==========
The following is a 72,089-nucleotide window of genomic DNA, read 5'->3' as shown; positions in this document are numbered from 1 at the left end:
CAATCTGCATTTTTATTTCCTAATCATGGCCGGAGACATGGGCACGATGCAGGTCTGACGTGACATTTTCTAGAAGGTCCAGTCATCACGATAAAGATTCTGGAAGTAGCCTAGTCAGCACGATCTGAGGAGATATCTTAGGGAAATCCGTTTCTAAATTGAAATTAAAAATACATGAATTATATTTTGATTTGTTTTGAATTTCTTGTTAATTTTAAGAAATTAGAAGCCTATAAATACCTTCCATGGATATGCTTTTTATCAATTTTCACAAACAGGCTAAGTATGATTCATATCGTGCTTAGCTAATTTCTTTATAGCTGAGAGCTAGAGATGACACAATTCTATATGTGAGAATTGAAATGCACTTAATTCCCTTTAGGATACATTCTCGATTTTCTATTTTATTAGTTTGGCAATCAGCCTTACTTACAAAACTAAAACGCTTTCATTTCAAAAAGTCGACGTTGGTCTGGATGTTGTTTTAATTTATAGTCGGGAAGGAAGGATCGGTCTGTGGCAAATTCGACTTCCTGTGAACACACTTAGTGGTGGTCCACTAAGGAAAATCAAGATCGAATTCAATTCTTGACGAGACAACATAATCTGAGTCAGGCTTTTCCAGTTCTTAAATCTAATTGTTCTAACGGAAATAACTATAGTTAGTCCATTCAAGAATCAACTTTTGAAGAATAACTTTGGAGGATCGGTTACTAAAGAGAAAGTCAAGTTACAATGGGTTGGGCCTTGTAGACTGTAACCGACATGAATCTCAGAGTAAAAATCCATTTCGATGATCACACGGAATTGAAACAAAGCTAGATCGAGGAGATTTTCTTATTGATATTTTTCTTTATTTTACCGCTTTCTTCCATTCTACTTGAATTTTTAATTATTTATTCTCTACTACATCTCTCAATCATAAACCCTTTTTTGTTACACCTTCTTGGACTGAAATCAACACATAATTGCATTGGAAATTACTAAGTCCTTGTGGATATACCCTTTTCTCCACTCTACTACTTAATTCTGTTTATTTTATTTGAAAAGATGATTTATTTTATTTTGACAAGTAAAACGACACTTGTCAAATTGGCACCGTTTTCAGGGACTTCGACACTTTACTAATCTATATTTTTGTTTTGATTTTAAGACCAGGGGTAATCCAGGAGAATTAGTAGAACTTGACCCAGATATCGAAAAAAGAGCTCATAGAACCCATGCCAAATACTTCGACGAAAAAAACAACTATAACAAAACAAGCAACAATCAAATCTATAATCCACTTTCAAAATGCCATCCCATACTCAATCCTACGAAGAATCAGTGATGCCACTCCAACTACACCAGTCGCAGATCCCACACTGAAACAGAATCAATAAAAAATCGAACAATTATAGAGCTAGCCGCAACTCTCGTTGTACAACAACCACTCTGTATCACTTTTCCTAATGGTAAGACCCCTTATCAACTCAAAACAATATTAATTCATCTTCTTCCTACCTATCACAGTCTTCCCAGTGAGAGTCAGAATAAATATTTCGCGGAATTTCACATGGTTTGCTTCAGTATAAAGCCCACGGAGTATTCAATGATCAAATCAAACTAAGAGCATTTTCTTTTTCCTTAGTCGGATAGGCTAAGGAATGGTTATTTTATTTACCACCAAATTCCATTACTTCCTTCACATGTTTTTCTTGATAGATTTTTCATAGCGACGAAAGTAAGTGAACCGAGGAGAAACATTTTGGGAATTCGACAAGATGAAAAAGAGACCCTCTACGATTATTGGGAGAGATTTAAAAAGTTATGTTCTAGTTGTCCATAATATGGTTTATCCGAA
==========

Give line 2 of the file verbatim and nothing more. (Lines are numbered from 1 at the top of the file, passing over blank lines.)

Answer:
CAATCTGCATTTTTATTTCCTAATCATGGCCGGAGACATGGGCACGATGCAGGTCTGACGTGACATTTTCTAGAAGGTCCAGTCATCACGATAAAGATTCTGGAAGTAGCCTAGTCAGCACGATCTGAGGAGATATCTTAGGGAAATCCGTTTCTAAATTGAAATTAAAAATACATGAATTATATTTTGATTTGTTTTGAATTTCTTGTTAATTTTAAGAAATTAGAAGCCTATAAATACCTTCCATGGATATGCTTTTTATCAATTTTCACAAACAGGCTAAGTATGATTCATATCGTGCTTAGCTAATTTCTTTATAGCTGAGAGCTAGAGATGACACAATTCTATATGTGAGAATTGAAATGCACTTAATTCCCTTTAGGATACATTCTCGATTTTCTATTTTATTAGTTTGGCAATCAGCCTTACTTACAAAACTAAAACGCTTTCATTTCAAAAAGTCGACGTTGGTCTGGATGTTGTTTTAATTTATAGTCGGGAAGGAAGGATCGGTCTGTGGCAAATTCGACTTCCTGTGAACACACTTAGTGGTGGTCCACTAAGGAAAATCAAGATCGAATTCAATTCTTGACGAGACAACATAATCTGAGTCAGGCTTTTCCAGTTCTTAAATCTAATTGTTCTAACGGAAATAACTATAGTTAGTCCATTCAAGAATCAACTTTTGAAGAATAACTTTGGAGGATCGGTTACTAAAGAGAAAGTCAAGTTACAATGGGTTGGGCCTTGTAGACTGTAACCGACATGAATCTCAGAGTAAAAATCCATTTCGATGATCACACGGAATTGAAACAAAGCTAGATCGAGGAGATTTTCTTATTGATATTTTTCTTTATTTTACCGCTTTCTTCCATTCTACTTGAATTTTTAATTATTTATTCTCTACTACATCTCTCAATCATAAACCCTTTTTTGTTACACCTTCTTGGACTGAAATCAACACATAATTGCATTGGAAATTACTAAGTCCTTGTGGATATACCCTTTTCTCCACTCTACTACTTAATTCTGTTTATTTTATTTGAAAAGATGATTTATTTTATTTTGACAAGTAAAACGACACTTGTCAAATTGGCACCGTTTTCAGGGACTTCGACACTTTACTAATCTATATTTTTGTTTTGATTTTAAGACCAGGGGTAATCCAGGAGAATTAGTAGAACTTGACCCAGATATCGAAAAAAGAGCTCATAGAACCCATGCCAAATACTTCGACGAAAAAAACAACTATAACAAAACAAGCAACAATCAAATCTATAATCCACTTTCAAAATGCCATCCCATACTCAATCCTACGAAGAATCAGTGATGCCACTCCAACTACACCAGTCGCAGATCCCACACTGAAACAGAATCAATAAAAAATCGAACAATTATAGAGCTAGCCGCAACTCTCGTTGTACAACAACCACTCTGTATCACTTTTCCTAATGGTAAGACCCCTTATCAACTCAAAACAATATTAATTCATCTTCTTCCTACCTATCACAGTCTTCCCAGTGAGAGTCAGAATAAATATTTCGCGGAATTTCACATGGTTTGCTTCAGTATAAAGCCCACGGAGTATTCAATGATCAAATCAAACTAAGAGCATTTTCTTTTTCCTTAGTCGGATAGGCTAAGGAATGGTTATTTTATTTACCACCAAATTCCATTACTTCCTTCACATGTTTTTCTTGATAGATTTTTCATAGCGACGAAAGTAAGTGAACCGAGGAGAAACATTTTGGGAATTCGACAAGATGAAAAAGAGACCCTCTACGATTATTGGGAGAGATTTAAAAAGTTATGTTCTAGTTGTCCATAATATGGTTTATCCGAA